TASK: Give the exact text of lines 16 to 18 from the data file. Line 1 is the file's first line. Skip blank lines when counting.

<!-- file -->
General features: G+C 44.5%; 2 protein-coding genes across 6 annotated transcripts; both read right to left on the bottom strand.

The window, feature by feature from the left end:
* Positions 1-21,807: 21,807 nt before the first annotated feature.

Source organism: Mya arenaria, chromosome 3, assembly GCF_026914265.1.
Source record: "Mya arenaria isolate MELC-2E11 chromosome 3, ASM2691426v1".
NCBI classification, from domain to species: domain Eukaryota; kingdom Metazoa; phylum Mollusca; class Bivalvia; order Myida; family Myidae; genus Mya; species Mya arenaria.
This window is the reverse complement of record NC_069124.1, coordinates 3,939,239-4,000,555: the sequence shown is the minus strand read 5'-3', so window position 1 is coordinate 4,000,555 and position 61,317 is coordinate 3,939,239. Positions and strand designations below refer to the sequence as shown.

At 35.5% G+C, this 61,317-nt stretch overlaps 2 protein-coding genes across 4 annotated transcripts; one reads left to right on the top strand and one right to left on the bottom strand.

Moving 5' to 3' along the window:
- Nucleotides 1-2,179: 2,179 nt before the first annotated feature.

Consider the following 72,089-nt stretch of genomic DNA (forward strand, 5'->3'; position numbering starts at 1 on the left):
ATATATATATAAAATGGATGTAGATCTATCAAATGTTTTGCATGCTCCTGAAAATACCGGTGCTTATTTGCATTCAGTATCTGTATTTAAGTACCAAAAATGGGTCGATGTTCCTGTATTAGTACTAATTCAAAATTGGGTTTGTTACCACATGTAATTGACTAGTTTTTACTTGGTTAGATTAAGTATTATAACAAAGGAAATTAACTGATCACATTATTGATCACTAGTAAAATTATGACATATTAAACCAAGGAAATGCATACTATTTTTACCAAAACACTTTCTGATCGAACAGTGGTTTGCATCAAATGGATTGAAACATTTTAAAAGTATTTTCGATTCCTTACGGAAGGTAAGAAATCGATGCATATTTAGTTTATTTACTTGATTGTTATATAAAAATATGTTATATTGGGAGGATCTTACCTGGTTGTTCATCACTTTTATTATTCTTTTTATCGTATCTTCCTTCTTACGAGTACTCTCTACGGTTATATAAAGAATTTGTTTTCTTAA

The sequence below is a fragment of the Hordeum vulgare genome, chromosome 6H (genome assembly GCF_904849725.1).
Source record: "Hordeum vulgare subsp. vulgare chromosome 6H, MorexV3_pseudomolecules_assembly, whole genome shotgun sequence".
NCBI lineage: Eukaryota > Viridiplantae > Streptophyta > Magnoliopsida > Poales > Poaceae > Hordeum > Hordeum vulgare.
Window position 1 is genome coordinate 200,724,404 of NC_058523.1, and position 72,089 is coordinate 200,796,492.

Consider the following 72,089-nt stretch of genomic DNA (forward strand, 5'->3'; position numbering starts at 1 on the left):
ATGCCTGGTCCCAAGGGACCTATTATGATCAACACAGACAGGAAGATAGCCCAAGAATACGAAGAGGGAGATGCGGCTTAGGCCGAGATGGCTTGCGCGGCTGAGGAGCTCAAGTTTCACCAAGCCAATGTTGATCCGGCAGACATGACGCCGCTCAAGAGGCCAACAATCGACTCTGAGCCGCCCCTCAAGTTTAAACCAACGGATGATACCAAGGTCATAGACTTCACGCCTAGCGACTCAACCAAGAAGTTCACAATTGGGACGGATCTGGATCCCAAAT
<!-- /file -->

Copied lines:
Window position 1 is genome coordinate 200,724,404 of NC_058523.1, and position 72,089 is coordinate 200,796,492.

Consider the following 72,089-nt stretch of genomic DNA (forward strand, 5'->3'; position numbering starts at 1 on the left):
ATGCCTGGTCCCAAGGGACCTATTATGATCAACACAGACAGGAAGATAGCCCAAGAATACGAAGAGGGAGATGCGGCTTAGGCCGAGATGGCTTGCGCGGCTGAGGAGCTCAAGTTTCACCAAGCCAATGTTGATCCGGCAGACATGACGCCGCTCAAGAGGCCAACAATCGACTCTGAGCCGCCCCTCAAGTTTAAACCAACGGATGATACCAAGGTCATAGACTTCACGCCTAGCGACTCAACCAAGAAGTTCACAATTGGGACGGATCTGGATCCCAAAT